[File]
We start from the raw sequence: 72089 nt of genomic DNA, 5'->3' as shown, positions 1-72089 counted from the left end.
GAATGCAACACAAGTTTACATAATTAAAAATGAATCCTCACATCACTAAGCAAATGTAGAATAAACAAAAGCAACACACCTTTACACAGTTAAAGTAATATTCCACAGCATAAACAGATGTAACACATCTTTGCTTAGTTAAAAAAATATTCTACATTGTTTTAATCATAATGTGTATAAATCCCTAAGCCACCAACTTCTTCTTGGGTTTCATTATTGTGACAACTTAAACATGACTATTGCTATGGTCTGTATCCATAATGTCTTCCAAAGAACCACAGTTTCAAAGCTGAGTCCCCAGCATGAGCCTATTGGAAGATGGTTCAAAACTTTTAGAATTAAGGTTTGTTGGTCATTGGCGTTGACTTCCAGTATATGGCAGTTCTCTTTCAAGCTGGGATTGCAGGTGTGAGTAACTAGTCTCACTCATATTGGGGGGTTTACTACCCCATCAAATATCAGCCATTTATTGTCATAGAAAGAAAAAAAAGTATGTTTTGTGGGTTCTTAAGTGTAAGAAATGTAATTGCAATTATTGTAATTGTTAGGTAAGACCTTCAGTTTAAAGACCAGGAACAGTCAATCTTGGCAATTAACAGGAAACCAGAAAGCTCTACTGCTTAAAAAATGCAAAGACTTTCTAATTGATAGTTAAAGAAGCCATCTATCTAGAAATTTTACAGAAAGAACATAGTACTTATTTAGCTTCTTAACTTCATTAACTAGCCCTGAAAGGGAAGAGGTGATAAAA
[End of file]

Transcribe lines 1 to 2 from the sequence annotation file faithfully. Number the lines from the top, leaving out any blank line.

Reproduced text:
We start from the raw sequence: 72089 nt of genomic DNA, 5'->3' as shown, positions 1-72089 counted from the left end.
GAATGCAACACAAGTTTACATAATTAAAAATGAATCCTCACATCACTAAGCAAATGTAGAATAAACAAAAGCAACACACCTTTACACAGTTAAAGTAATATTCCACAGCATAAACAGATGTAACACATCTTTGCTTAGTTAAAAAAATATTCTACATTGTTTTAATCATAATGTGTATAAATCCCTAAGCCACCAACTTCTTCTTGGGTTTCATTATTGTGACAACTTAAACATGACTATTGCTATGGTCTGTATCCATAATGTCTTCCAAAGAACCACAGTTTCAAAGCTGAGTCCCCAGCATGAGCCTATTGGAAGATGGTTCAAAACTTTTAGAATTAAGGTTTGTTGGTCATTGGCGTTGACTTCCAGTATATGGCAGTTCTCTTTCAAGCTGGGATTGCAGGTGTGAGTAACTAGTCTCACTCATATTGGGGGGTTTACTACCCCATCAAATATCAGCCATTTATTGTCATAGAAAGAAAAAAAAGTATGTTTTGTGGGTTCTTAAGTGTAAGAAATGTAATTGCAATTATTGTAATTGTTAGGTAAGACCTTCAGTTTAAAGACCAGGAACAGTCAATCTTGGCAATTAACAGGAAACCAGAAAGCTCTACTGCTTAAAAAATGCAAAGACTTTCTAATTGATAGTTAAAGAAGCCATCTATCTAGAAATTTTACAGAAAGAACATAGTACTTATTTAGCTTCTTAACTTCATTAACTAGCCCTGAAAGGGAAGAGGTGATAAAA